The Ground Hostess

Francis Wyndham

The telephone rang. It had to be Hurricane Harriet.

‘Hi,’ she said.

‘Hi. Listen, I can’t talk now – ’

‘You sound funny. Is something the matter? Look, why don’t I come over right – ’

‘No,’ I said in a panic, and I hung up on her. The telephone rang again at once. This time it was Jeremy – who else? ‘Hi,’ he said.

‘Hi. Sorry but this isn’t an awfully good moment – ’

‘Oh, my dear, how awful. Are you all right? You sound a bit odd. If anything’s the matter I could always whiz straight round – ’

‘Nothing’s the matter. I’ll ring you later. Bye for now.’ And I hung up on Jeremy too. But I still couldn’t concentrate.

Something had to be done.

I always knew she’d die some day and I always dreaded it and now it’s happened. So what? So where does one go from here? Nowhere. Stay put. If they’d only let one. If they’d only ...

No, that isn’t the right beginning. Start again. From scratch. But where’s scratch? Ah, if one only knew that ...

For the first few weeks the letters of condolence flopped through the box in a steady spate. Variously combining conventional expressions of sympathy with licensed emotional indulgence, they gave a total effect of slightly smug hysteria. Some of them read like reasoned reviews – of a life, not a book or a play: all, naturally, ‘raves’. It was almost an agony to open each one, and yet they were vaguely comforting, and comforting in their vagueness: at least they made some comment on my obsession, for although grief may sometimes imagine that it wishes its privacy respected, in fact it senses insult when it is ignored. Replying brought a tiny, masturbatory release; the least welcome were those with a well-meaning postscript: ‘On no account, whatever you do, must you dream of answering this – you must be inundated!’ Then the flood degenerated into a tardy trickle – startled, apologetic or impertinently reproachful: ‘Why did nobody tell me sooner?’ Some of these struck a subtly hectoring note: ‘Please be sure to let me know if there is to be a memorial service!’

So there was one. The arrangements for this were supposed to ‘take my mind off’ by giving me something to do: they gave me something to do, but their essential irrelevance to the obsession only fixed it more securely in the forefront of my mind. When it was over, the trickle continued for a little while (with excuses for not having been able to attend and with congratulations – reviews again – on the success of the occasion) and then suddenly the whole thing stopped altogether. But the obsession, if anything, increased. The service, though religious in form, had been too social in spirit to work the intended trick of exorcism. A blank remained to be filled. Bereavement began.

A memoir. That might be the answer. Several of the letters, taking a cautious peep on the bright side, had suggested that now, with all the time in the world, I might be able at last to get down to some serious writing. A memoir of the mother I had lost. Of course it would be very difficult to do, perhaps even impossible, and nobody must know of my plan: secrecy would be an insurance against failure. But the harder my self-imposed task proved to be, the nearer it might come to filling that blank. Don’t tell a soul. Just do it.

Soon, then, every evening after work at the office, my formerly reluctant steps from the Underground station to the empty flat would be impelled by a sense of purpose. As for the weekends, they would seem a luxurious orgy of stillness, like a cool clearing in the jungle towards which I had been hacking my way all week. The lonely evenings, the uncharted wastes of Saturday and Sunday, were to be filled by literary endeavour. The sadness of my solitude could thus itself be turned to advantage – for the activity of writing is known to be an essentially isolated struggle, and the necessary conditions for its practice are not available to all.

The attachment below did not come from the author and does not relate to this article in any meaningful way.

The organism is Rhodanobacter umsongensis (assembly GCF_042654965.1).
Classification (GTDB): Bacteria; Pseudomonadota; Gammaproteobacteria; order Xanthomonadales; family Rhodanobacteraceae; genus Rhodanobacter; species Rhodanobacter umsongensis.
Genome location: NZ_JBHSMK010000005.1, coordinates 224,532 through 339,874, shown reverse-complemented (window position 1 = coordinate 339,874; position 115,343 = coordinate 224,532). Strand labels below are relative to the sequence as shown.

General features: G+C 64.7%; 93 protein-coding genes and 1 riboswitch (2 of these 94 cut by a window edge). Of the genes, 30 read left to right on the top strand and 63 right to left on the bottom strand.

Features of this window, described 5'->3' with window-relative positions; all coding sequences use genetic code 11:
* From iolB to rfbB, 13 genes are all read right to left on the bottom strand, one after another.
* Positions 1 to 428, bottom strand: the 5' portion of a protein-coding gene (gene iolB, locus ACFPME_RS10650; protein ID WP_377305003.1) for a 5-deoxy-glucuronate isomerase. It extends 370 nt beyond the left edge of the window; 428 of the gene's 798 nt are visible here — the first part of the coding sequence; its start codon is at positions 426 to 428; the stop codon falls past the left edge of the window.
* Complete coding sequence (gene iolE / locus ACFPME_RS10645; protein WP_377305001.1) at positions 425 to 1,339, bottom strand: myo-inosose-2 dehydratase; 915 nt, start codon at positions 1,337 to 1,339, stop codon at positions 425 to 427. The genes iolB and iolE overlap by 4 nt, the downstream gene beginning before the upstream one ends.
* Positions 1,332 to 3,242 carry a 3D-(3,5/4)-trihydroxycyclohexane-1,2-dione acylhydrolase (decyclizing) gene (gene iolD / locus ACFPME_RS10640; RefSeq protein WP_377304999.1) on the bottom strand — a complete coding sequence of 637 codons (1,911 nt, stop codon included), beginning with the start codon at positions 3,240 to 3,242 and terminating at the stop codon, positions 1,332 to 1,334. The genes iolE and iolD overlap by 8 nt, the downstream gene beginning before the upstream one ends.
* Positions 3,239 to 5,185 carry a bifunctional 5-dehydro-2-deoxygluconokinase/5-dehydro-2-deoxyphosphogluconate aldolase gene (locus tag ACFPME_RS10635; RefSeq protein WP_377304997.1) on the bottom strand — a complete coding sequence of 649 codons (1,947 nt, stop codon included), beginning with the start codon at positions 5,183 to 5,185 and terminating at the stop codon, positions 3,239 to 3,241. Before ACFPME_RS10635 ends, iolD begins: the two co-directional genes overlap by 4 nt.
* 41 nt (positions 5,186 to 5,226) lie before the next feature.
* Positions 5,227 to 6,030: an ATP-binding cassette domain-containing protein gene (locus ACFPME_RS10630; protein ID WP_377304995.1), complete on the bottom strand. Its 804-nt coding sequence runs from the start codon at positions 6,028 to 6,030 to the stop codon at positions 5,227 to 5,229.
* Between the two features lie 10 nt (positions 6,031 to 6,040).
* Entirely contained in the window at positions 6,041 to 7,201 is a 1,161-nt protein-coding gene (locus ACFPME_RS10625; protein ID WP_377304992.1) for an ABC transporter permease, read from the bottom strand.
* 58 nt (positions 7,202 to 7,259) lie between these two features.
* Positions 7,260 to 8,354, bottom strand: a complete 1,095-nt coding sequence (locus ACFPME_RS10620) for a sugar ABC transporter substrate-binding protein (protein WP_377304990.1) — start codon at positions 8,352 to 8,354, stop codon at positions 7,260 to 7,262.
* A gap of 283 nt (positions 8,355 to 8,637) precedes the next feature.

I had forgotten about my friends.

There is a form of loneliness so complete that it transcends any need for human companionship: it is an end in itself, a pure state of possibly fruitful suffering. This is not, however, readily acknowledged by outsiders. My friends were kind; they wanted to help; and help took the fairly regular form of ringing me up to suggest a meeting. I have always felt vulnerable when answering the telephone, as if I were naked; indeed, sometimes I was naked when it rang. Cravenly, I fell in with any sociable plan that was proffered. This made it difficult to get on with the memoir.

What am I saying? It made it impossible to start the memoir. And the recurring dream began – not a nightmare (it was quite pleasant) but none the less disturbing. In the dream she was still alive, still there: everything I remembered about the death had been the result of some sort of silly mistake. The grim cremation, the exalted memorial service, had been elementary errors, quite easy to explain away should anybody ask me about them. The notice in the Deaths column of the Daily Telegraph was potentially embarrassing – but nobody seemed to have seen it anyhow, so perhaps it didn’t matter. In my dream I felt a mixture of slight anxiety that I could have made such a mysterious muddle and deep, calm, fulfilled relief. When I woke, I felt a mixture of mild assuagement that I hadn’t, after all, made such a fool of myself and acute disillusionment followed by renewed sorrow.

I told my doctor that I couldn’t sleep and he prescribed some pills which prevented me from dreaming, but I was still balanced enough to know that the Mogadons were a remedy rather than a cure and that only the finished memoir could reconcile me to my spiritually amputated condition and put an end to the period of mourning. What little time I managed to reserve for myself was wasted in embarking on aimless walks and making pointless lists (of Margaret Millar’s novels, or Danielle Darrieux’s films), although there were still things I couldn’t do (play Lisa Della Casa singing Beim Schlafengehen on the gramophone) and places I couldn’t visit (the house in St Luke’s Road with a brown plaque in memory of W.H. Hudson) because they either reminded me of her and therefore of death or of death and therefore of her. I kept on telling myself: ‘I mustn’t be rushed.’ Somehow or other, the friends had to be warned off, kept at bay. I desired the hitherto unattainable – to be left alone: what Henry James once described as ‘uncontested possession of the long, sweet, stupid day’: that peace to which no living creature has a natural right.